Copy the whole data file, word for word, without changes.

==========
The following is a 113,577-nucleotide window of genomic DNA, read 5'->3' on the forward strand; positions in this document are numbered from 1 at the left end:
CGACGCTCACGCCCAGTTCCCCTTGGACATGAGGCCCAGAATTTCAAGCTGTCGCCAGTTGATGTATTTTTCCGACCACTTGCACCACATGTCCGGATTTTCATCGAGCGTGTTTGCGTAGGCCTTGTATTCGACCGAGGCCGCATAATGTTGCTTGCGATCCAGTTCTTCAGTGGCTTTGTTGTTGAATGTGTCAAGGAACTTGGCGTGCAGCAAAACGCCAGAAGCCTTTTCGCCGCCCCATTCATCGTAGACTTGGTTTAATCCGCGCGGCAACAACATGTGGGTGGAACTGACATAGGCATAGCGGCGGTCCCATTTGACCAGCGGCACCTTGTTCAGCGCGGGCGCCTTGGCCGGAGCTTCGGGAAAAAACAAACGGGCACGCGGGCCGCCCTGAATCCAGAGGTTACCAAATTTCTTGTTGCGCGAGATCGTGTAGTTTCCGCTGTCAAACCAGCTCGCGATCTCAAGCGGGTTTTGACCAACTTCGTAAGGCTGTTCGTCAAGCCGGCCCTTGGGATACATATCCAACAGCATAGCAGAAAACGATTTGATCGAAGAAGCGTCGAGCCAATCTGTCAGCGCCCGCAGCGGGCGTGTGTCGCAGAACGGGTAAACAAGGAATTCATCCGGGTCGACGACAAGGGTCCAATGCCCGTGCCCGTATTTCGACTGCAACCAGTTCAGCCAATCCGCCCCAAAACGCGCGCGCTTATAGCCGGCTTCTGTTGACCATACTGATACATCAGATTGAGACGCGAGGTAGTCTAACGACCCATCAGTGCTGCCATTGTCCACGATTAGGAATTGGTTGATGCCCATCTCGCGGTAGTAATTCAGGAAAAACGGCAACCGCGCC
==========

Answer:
The following is a 113,577-nucleotide window of genomic DNA, read 5'->3' on the forward strand; positions in this document are numbered from 1 at the left end:
CGACGCTCACGCCCAGTTCCCCTTGGACATGAGGCCCAGAATTTCAAGCTGTCGCCAGTTGATGTATTTTTCCGACCACTTGCACCACATGTCCGGATTTTCATCGAGCGTGTTTGCGTAGGCCTTGTATTCGACCGAGGCCGCATAATGTTGCTTGCGATCCAGTTCTTCAGTGGCTTTGTTGTTGAATGTGTCAAGGAACTTGGCGTGCAGCAAAACGCCAGAAGCCTTTTCGCCGCCCCATTCATCGTAGACTTGGTTTAATCCGCGCGGCAACAACATGTGGGTGGAACTGACATAGGCATAGCGGCGGTCCCATTTGACCAGCGGCACCTTGTTCAGCGCGGGCGCCTTGGCCGGAGCTTCGGGAAAAAACAAACGGGCACGCGGGCCGCCCTGAATCCAGAGGTTACCAAATTTCTTGTTGCGCGAGATCGTGTAGTTTCCGCTGTCAAACCAGCTCGCGATCTCAAGCGGGTTTTGACCAACTTCGTAAGGCTGTTCGTCAAGCCGGCCCTTGGGATACATATCCAACAGCATAGCAGAAAACGATTTGATCGAAGAAGCGTCGAGCCAATCTGTCAGCGCCCGCAGCGGGCGTGTGTCGCAGAACGGGTAAACAAGGAATTCATCCGGGTCGACGACAAGGGTCCAATGCCCGTGCCCGTATTTCGACTGCAACCAGTTCAGCCAATCCGCCCCAAAACGCGCGCGCTTATAGCCGGCTTCTGTTGACCATACTGATACATCAGATTGAGACGCGAGGTAGTCTAACGACCCATCAGTGCTGCCATTGTCCACGATTAGGAATTGGTTGATGCCCATCTCGCGGTAGTAATTCAGGAAAAACGGCAACCGCGCC